Hewlett Packard Enterprise has been awarded US$3 billion in a US lawsuit it brought against Oracle five years ago over a now largely forgotten Intel processor.
The two sides had been fighting over Oracle's decision to stop developing versions of its software for Intel's Itanium, a server chip that never found much success in the market.
After the jury verdict Thursday, Oracle said it planned to appeal.
It's Oracle's second big court loss in as many months. In May, a jury rejected Oracle's claim that Google infringed its copyright when it copied parts of Java into Android. Oracle was seeking nearly $9 billion in that case. It plans to appeal that outcome, too.
In the HPE case, the company sued Oracle in 2011 after the database giant stopped porting its database and other products to Itanium.
HPE, known then as HP, relied on the processor for many of its high-end servers, and it said Oracle was under contractual obligation to keep supporting the chip. Oracle disagreed.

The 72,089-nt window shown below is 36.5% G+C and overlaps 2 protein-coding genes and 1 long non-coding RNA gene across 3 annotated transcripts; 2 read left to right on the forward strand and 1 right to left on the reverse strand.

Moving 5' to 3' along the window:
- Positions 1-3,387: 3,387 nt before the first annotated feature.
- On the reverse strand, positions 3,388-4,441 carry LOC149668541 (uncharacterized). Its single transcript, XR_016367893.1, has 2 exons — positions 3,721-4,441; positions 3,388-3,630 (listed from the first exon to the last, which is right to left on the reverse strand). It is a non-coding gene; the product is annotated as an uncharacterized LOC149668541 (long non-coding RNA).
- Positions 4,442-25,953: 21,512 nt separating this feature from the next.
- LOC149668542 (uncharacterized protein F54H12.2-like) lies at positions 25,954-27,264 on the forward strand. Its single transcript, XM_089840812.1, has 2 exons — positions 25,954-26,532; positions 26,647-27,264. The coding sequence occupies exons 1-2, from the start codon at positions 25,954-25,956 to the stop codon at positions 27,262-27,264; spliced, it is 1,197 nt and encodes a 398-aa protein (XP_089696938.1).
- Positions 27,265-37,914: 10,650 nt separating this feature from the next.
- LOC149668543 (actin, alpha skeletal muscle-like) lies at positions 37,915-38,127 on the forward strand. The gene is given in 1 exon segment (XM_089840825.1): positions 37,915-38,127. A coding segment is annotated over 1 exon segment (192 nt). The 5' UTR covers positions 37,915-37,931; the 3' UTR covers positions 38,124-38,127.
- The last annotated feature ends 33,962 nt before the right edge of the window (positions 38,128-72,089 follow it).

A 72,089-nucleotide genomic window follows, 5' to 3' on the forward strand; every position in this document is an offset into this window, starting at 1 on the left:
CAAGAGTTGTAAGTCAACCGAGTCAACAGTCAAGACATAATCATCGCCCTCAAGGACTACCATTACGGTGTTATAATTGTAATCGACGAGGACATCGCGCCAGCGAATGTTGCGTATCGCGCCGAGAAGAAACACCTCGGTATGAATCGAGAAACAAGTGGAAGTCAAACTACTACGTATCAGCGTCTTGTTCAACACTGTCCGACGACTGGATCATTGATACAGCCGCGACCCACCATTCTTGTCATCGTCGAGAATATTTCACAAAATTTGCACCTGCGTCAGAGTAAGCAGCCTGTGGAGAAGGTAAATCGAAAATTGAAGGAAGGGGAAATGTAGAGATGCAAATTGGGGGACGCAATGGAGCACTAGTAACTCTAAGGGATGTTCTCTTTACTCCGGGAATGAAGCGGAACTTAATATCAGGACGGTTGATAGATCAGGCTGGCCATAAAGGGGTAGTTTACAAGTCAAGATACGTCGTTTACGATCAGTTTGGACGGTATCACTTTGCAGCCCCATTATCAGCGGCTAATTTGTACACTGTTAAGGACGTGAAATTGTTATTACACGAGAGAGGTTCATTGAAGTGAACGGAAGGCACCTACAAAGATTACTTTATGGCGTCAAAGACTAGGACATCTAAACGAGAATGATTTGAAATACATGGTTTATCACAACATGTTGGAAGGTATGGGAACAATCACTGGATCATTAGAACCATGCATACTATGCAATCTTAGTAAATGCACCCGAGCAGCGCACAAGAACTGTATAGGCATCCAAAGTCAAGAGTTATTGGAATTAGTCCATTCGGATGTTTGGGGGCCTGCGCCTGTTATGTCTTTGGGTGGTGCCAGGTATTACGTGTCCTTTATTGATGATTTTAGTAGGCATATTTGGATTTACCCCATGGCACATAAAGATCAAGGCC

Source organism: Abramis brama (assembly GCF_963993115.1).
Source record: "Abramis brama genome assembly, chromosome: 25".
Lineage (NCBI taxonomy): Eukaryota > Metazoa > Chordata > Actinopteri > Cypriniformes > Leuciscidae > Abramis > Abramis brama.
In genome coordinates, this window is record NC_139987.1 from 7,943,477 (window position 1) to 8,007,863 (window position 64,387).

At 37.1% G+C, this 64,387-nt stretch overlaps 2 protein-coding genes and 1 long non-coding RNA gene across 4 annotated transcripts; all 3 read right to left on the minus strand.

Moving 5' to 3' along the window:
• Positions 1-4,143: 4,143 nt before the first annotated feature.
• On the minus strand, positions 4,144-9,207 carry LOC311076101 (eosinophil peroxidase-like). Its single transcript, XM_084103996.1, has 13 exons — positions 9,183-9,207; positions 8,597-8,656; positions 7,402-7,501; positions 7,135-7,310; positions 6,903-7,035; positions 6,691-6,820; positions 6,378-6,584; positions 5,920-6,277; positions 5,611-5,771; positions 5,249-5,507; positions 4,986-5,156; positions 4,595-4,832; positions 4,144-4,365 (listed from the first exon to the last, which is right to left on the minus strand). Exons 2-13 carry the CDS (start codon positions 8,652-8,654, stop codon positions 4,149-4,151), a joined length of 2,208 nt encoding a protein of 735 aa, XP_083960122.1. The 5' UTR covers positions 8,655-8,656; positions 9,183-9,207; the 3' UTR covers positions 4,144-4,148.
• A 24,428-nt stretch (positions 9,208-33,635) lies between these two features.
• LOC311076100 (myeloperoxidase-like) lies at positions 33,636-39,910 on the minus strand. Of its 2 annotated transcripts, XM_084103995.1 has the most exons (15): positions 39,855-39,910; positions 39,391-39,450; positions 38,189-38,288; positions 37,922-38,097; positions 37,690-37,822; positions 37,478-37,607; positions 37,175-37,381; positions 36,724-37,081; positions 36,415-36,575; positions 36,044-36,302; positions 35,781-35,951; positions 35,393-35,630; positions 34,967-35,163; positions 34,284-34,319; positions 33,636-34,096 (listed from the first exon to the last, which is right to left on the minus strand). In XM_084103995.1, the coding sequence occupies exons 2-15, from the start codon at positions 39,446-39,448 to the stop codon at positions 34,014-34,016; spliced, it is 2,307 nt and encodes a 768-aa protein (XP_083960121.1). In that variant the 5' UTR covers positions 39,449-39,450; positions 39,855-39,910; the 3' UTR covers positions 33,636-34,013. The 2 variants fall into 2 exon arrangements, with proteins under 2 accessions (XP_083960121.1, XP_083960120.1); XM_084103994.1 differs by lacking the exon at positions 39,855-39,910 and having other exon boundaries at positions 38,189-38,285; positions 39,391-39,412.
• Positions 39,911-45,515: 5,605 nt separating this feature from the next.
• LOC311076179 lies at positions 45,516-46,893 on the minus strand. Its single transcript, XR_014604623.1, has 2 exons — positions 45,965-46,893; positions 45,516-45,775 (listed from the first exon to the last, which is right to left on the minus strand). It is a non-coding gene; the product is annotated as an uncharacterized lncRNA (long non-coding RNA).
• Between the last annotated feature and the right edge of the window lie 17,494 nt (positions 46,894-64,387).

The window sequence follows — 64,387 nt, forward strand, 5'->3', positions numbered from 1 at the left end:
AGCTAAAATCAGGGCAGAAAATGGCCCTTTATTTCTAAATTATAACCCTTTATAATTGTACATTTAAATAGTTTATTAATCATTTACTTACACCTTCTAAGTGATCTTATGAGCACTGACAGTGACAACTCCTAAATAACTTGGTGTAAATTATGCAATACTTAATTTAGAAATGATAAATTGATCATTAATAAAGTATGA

In an initial trial, a judge in Santa Clara Superior Court sided with HP and ordered Oracle to keep developing software for Itanium until HP stops using the chip.
A new trial began last month to determine any damages HPE was owed, and on Thursday the jury awarded it $3 billion, said a source familiar with the outcome.
In a statement, Oracle said both trials "demonstrated clearly" that Itanium was nearing the end of its life, and it reiterated that it doesn't believe it was under contract to make software for Itanium.
"It is very clear that any contractual obligations were reciprocal and HP breached its own obligations. Now that both trials have concluded, we intend to appeal both today’s ruling and the prior ruling from Judge Kleinberg,” Dorian Daley, Oracle's executive counsel, said in a statement.
HPE couldn't immediately be reached for comment.
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